Enterprise Integration Patterns
Conversation Patterns
ReferralConversation Patterns » Discovery

A participant wants to initiate a conversation.

The choice of conversation partner may depend on the context of a conversation or may change over time. How can an initiator discover the right conversation partner?

  • The choice of a conversation partner can depend on the context of a conversation. For example, a participant may be required to interact with the same partner that another participant is already interacting with.
  • Directories are generally context free, i.e. they do not keep track of existing conversations and when assigning an initiator to a partner. They may take workload or proximity information into account, e.g. to avoid overloading a single instance or unnecessary latency. This information tends to be based on lower-level network and server properties and is transparent to the initiator. This type of selection is therefore not based on a specific conversation that is already taking place. In contrast, some conversations require specific information to be passed to an additional partner or the identity of the partner depends on the course of the conversation.
  • Some participants may not want to be "discovered". However, "friends of friends" are allowed to interact with them.
  • Conversation partners can move. However, some initiators may still access the partner at a previous address.
  • Conversation partners may rely on third parties to perform some functions necessary to service the conversation. At some point in the conversation, a direct interaction between a requesting service and the third party may be desirable or necessary.

One participant provides a Referral to another, such that the two can start to interact.

The Referral conversation involves the following participants:

  • The Initiator initiates the conversation by sending a message to the Referrer.
  • The Referrer receives request messages from the Initiator and responds with a reference to the Referral.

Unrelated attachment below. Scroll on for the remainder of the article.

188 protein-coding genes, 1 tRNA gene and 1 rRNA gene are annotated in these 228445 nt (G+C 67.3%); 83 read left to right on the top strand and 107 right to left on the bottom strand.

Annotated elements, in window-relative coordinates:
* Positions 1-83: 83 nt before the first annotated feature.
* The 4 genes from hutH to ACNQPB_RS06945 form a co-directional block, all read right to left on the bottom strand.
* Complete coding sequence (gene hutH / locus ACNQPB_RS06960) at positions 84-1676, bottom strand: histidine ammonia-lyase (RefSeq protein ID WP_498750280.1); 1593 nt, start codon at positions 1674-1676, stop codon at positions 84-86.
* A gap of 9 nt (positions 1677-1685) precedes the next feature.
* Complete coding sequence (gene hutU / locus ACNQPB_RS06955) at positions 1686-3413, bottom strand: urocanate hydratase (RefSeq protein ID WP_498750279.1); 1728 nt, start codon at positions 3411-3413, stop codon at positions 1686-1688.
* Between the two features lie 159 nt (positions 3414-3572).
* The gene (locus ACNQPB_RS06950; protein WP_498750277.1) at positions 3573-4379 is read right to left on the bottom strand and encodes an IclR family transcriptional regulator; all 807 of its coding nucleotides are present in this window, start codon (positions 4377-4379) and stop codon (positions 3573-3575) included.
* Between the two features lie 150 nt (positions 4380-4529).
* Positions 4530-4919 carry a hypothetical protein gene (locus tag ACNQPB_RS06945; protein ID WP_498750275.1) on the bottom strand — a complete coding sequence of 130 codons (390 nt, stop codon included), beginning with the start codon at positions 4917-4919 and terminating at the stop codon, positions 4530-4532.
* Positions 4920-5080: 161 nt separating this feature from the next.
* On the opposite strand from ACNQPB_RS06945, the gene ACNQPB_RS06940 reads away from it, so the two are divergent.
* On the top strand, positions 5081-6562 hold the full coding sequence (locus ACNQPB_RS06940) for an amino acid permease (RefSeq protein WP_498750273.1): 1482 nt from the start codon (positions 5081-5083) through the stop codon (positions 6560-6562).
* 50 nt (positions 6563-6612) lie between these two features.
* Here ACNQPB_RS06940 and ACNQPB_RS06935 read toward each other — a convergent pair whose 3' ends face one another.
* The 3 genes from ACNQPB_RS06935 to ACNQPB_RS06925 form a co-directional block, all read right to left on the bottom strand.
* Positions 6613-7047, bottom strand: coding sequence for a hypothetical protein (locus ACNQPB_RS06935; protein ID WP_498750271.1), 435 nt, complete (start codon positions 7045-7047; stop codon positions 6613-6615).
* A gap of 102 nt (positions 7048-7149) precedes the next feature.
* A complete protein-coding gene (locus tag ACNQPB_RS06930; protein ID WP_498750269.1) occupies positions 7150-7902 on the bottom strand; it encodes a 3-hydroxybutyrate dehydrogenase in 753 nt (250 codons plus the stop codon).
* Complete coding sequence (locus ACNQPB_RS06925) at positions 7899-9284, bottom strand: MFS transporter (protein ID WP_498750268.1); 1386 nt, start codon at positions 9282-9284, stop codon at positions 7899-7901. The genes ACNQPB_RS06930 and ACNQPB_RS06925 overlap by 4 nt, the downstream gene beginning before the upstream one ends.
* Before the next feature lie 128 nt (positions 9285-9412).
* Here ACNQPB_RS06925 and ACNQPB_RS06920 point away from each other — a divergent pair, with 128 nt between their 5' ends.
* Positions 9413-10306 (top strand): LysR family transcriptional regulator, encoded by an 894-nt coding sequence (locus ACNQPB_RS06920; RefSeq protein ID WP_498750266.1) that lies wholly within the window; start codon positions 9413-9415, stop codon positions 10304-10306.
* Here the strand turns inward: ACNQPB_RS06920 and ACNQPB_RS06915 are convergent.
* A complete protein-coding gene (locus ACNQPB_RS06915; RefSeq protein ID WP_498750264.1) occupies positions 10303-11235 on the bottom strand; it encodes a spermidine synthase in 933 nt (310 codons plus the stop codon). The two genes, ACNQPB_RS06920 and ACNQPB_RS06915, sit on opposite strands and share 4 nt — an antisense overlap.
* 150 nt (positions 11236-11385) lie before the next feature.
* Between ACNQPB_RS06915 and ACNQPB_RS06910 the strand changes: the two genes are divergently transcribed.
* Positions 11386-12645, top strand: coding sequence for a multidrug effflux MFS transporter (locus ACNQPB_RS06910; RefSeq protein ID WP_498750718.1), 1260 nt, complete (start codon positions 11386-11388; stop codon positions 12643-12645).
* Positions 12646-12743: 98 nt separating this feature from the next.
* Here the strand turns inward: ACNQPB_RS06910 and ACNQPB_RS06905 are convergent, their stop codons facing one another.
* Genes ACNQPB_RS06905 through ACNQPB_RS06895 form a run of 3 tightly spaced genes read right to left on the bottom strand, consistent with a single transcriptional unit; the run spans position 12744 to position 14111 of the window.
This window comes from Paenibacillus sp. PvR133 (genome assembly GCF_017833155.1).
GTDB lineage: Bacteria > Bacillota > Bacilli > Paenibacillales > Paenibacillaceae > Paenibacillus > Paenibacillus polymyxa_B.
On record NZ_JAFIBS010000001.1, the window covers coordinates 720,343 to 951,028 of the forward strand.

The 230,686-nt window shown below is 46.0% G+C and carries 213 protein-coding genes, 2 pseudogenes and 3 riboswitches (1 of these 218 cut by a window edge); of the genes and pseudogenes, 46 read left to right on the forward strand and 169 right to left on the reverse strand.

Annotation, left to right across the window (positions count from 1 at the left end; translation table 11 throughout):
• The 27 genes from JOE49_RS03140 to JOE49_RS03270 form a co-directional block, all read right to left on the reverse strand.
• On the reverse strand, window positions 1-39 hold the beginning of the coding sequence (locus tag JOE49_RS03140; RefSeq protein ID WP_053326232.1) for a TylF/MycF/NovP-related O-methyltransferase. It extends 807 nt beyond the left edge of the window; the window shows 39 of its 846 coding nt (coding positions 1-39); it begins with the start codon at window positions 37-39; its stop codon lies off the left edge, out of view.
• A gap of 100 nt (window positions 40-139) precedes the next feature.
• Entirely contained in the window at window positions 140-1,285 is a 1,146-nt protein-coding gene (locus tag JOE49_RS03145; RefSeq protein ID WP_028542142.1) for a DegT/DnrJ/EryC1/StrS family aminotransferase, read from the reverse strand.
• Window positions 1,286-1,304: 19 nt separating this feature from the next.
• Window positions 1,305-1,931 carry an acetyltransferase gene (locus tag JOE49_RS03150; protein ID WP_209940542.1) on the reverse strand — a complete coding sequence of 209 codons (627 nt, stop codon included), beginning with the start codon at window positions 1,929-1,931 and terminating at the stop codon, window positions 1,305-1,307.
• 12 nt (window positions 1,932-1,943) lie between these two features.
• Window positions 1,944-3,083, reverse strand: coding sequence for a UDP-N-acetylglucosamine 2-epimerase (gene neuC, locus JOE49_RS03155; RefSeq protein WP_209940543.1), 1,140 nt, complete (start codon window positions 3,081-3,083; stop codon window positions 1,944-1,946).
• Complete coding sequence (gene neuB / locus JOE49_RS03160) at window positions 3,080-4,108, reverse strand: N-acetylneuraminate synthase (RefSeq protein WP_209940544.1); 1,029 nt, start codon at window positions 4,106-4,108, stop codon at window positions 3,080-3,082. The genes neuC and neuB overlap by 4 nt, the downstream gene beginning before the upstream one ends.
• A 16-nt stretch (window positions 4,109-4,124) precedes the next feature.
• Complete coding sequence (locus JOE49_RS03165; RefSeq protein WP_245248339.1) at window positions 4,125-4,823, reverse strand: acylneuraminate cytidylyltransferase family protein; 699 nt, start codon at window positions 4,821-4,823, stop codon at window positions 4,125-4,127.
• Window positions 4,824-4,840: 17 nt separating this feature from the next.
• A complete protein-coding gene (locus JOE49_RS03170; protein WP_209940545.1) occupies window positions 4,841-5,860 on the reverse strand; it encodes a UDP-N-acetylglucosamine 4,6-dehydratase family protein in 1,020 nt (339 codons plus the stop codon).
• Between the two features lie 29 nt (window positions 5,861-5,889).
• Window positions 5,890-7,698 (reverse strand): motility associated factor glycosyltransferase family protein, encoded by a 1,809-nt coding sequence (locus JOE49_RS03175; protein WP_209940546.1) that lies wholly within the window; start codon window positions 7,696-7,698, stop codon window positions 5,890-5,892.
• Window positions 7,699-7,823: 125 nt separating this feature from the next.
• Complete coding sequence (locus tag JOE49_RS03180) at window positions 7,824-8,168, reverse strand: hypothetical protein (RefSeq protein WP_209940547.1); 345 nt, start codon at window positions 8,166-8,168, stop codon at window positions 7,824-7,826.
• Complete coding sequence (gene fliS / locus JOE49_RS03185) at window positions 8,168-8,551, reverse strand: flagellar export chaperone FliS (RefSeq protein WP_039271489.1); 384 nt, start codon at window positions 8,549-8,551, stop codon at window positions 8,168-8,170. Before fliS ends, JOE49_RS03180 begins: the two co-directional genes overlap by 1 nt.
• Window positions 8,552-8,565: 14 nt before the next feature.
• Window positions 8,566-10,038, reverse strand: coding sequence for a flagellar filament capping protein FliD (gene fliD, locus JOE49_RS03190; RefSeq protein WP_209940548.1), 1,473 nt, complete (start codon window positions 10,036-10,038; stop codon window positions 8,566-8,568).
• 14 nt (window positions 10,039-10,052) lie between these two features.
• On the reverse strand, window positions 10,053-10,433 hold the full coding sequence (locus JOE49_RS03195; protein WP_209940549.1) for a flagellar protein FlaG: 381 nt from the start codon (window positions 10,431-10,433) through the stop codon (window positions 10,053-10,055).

• The Referral accepts messages from the Initiator. The Referral does not have to be aware of the Referrer or the fact that a Referral is taking place.

The purpose of using a Referral can be to cross trust boundaries. If the Referral trusts the Referrer and the Referrer trusts the Initiator then the Referrer is permitted to pass a Referral to the Initiator to conduct a conversation with the Referral. This is sometimes referred to as the "Mafia approach" where connections are only made by introduction, i,e, Referral.

Consult Directory is a specialized case of Referral, where the sole purpose of the Referrer is to provide references. In the Referral conversation the Referrer can take part in the general conversation and only pass the Referral during certain points in the conversation. Consult Directory also relies on the Referral to be aware of the Referrer to register itself. However, in a Referral this may not be the case.

Like most Discovery conversations, Referral requires addressability, such as URI's, which can be embedded in a message from the Referrer to the Initiator. If trust and security are an concern, the Referrer may also pass additional information, such as a token, along to assure that the conversation between the Initiator and the Referral is legitimate. In such a setup the Referrer protects access to the Referral as in

Example: HTTP 302 and Location Header

The HTTP protocol includes a "302" status code which indicated "FOUND" and can include a location header element in the response to redirect the user agent to another resource. In HTTP/1.0, the 302 code was referred to as "temporary redirect".

A user agent may make the following request:
GET /ramblings HTTP/1.1
Host: www.eaipatterns.com
The Referrer responds with the following HTTP header.
HTTP/1.1 302 Found
Location: /ramblings.html
Subsequently the Initiator issues the following request:
GET /ramblings.html HTTP/1.1
Host: www.eaipatterns.com

Example: Supplier Refers Customer to Shipper

When a customer orders from an on-line supplier, such as Amazon, the supplier often refers the customer to the shipper's service, for example FedEx's or UPS's tracking service. This referral usually includes a token, so that the customer can retrieve the information from the shipper that is associated with his or her order.

Related patterns: Consult Directory, Discovery

Table of Contents
Describing Conversations
Hypermedia State
Conversation Vocabulary
Dynamic Discovery
Advertise Availability
Consult Directory
Leader Election
Starting a Conversation
Three-Way Hand Shake
Acquire Token First
Rotate Tokens
Verify Identity
User Grants Access
Basic Conversations
Asynchronous Request-Response
Request-Response with Retry
Quick Acknowledgment
Load Balancer
Managing Distributed Systems
Resource Management
Incremental State Build-up
Renewal Reminder
Ensuring Consistency
Ignore Error
Compensating Action
Tentative Operation
Coordinated Agreement